When I was on the Gettysburg Battlefield looking from Cemetery Ridge toward the tree line on Seminary Ridge, over the field that saw Pickett's Charge. Just the feel of the looking out over the field made me think about what had happen during the final day, and what the men in blue were thinking to see those lines of gray march towards them. It felt like the rebels charging, over the wide-open field, towards me on Cemetery Ridge at the cluster of trees.

The Gettysburg battlefields are important to the history of our country because it was the turning point of the Civil War. The battle was the start of the end for the Confederacy. Gettysburg is one of the National Parks that was saved by an organization named Civil War Preservation Trust. This organization has saved many battlefields and has help stop the casino from being built near the Gettysburg battlefield.

When I went to the battlefield I learned about many things that went on during the battle. I stood in the same spot that General Gouverneur K. Warren stood when he saw the Union line braking and sent word for a brigade to come and defend Little Round Top. Looking out over the field gave me that deep sense of being scared about my army being overrun and possibly destroyed.

I stood on the part of the battlefield that is little known by many Americans. The East Cavalry Battlefield is known to some because of its role that it played in the major battle. The regiments that fought there are little known but if you look into what happen at the East Cavalry Battlefield, you will see that the 2nd Cavalry Division and Michigan Cavalry Brigade play the biggest role during the battle of Gettysburg. The 2nd Cavalry Division and Michigan Cavalry Brigade stop Stuart's Cavalry from riding behind Union lines and destroy the Union army from behind during Pickett's Change. The East Cavalry Battlefield has been preserved and will, hopefully, be more known to more Americans.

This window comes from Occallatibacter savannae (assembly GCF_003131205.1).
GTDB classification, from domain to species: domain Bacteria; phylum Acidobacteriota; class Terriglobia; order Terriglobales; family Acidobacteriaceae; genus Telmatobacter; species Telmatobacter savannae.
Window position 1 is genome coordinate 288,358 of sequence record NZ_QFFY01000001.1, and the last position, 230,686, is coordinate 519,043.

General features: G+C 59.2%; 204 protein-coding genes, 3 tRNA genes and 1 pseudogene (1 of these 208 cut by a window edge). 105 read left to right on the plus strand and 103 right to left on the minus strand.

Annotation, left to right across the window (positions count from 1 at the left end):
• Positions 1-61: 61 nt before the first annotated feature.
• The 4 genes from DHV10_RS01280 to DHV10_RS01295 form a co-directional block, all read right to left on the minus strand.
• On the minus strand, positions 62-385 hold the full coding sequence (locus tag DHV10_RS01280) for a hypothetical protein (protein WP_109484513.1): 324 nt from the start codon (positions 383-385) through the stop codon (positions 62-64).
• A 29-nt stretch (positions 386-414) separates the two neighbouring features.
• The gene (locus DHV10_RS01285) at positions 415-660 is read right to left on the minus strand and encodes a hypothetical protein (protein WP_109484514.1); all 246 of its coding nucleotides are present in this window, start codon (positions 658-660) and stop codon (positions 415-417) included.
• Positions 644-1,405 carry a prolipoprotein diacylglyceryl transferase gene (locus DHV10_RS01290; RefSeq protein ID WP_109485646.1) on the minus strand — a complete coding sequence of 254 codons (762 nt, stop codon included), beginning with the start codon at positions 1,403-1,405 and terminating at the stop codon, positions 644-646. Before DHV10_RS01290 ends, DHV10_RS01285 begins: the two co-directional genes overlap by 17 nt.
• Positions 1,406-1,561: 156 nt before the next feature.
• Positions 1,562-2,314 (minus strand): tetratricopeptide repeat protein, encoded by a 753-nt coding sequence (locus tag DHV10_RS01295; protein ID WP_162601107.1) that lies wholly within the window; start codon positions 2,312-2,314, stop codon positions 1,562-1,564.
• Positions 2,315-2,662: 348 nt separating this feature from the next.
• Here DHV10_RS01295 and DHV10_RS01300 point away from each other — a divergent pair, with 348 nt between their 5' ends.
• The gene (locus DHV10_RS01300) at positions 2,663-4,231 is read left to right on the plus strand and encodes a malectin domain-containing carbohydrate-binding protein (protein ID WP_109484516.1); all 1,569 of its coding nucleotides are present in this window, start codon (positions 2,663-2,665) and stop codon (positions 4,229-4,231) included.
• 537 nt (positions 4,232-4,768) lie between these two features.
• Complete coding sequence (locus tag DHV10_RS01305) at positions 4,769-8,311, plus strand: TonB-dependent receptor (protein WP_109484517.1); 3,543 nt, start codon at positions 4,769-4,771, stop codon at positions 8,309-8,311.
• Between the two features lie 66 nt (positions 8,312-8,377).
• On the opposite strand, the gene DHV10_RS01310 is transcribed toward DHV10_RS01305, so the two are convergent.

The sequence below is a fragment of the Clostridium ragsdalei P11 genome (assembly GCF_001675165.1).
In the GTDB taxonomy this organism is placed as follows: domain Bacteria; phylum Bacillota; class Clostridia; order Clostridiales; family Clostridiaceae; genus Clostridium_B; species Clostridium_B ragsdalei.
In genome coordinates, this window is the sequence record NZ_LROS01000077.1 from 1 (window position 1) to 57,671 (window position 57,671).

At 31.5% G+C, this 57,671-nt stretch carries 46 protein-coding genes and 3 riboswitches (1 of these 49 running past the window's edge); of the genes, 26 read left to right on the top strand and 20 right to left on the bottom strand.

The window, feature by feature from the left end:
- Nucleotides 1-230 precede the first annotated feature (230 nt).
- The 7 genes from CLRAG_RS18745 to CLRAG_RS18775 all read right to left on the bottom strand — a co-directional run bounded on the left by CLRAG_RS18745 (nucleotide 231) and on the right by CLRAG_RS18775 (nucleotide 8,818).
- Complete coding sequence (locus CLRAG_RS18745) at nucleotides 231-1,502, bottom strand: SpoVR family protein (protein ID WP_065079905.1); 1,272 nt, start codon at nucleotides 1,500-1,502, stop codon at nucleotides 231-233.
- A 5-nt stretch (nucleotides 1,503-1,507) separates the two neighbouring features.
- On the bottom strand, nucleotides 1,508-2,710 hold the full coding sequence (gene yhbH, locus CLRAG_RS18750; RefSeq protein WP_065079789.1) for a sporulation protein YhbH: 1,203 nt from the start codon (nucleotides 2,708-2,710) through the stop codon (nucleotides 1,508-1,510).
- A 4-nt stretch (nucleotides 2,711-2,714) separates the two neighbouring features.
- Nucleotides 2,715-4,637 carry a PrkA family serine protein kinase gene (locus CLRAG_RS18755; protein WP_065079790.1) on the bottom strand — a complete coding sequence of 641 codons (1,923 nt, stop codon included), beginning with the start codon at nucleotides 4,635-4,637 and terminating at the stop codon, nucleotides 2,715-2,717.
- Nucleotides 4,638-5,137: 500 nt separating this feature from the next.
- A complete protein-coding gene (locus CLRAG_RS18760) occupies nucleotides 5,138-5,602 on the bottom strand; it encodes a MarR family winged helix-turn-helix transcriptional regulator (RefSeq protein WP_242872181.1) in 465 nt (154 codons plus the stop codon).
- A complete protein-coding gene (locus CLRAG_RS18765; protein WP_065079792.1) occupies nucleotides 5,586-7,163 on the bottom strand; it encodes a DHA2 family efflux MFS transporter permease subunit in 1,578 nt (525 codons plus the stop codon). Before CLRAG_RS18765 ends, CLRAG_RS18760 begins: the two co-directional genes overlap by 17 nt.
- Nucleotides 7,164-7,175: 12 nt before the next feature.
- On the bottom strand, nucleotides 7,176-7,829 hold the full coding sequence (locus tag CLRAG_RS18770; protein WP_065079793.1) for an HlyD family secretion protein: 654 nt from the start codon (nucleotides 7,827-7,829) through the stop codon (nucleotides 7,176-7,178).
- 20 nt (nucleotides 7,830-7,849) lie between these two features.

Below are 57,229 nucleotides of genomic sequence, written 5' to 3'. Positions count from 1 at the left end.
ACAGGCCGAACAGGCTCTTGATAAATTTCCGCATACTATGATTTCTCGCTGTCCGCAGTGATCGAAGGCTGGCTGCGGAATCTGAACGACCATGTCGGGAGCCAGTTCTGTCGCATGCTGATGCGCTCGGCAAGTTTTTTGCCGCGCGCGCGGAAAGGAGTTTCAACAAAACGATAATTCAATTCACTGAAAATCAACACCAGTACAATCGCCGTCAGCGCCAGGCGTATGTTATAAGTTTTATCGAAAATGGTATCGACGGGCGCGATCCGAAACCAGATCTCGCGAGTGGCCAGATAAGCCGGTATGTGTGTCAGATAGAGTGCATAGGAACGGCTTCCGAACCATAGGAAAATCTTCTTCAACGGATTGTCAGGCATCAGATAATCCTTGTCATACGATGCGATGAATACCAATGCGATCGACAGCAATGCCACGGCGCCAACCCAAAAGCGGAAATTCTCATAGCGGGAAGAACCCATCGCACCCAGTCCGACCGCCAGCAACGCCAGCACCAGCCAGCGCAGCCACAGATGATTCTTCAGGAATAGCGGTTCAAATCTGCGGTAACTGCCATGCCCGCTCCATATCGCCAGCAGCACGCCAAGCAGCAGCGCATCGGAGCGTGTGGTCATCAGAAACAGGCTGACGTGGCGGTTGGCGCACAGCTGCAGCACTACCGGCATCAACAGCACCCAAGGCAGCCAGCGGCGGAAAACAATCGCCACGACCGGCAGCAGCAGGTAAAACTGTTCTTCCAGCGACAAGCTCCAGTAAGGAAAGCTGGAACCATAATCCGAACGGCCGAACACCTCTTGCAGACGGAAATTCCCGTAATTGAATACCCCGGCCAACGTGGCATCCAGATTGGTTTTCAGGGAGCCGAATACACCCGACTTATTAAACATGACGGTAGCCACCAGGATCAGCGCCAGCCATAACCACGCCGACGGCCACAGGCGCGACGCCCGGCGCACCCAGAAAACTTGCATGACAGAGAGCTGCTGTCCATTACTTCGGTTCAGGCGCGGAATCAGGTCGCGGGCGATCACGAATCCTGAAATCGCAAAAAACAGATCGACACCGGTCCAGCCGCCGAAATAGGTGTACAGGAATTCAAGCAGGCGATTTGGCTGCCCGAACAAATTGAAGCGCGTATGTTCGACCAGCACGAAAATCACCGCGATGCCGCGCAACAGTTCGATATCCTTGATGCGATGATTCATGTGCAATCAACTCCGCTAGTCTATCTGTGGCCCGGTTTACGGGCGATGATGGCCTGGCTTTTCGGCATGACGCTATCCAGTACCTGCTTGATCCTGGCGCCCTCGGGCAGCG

The preservation of the battlefield is one thing that needs to happen to many of the battlefields around the United States, but most of the battlefields are gone to the ages. Many battlefields will never leave the history books and the mind of many Americans. I help preserve the battles by teaching about the Civil War and the battle of Gettysburg to the young and old so they can learn from your country's past and how the country was made one.

Preserving the Gettysburg battlefield and other Civil War battlefields will help generation to come learn about our past, and how our country was shaped from the two countries in to one country. All of the Civil War Battlefields should be known in every history book and known to every American. One day every American will understand that the battlefields from the Civil War are important to knowing our country's history.

One thing everyone should do is visit the Gettysburg battlefield, and sees why our national parks need to be preserved for future generations to see. These parks show the history of our nation and how our nation came to be one. I have learned from visiting the Gettysburg National Park to respect our history and to keep our National Parks, like Gettysburg, open for everyone to visit and take in the scenery of the parks and to remember what happen on those three days in the summer of 1863.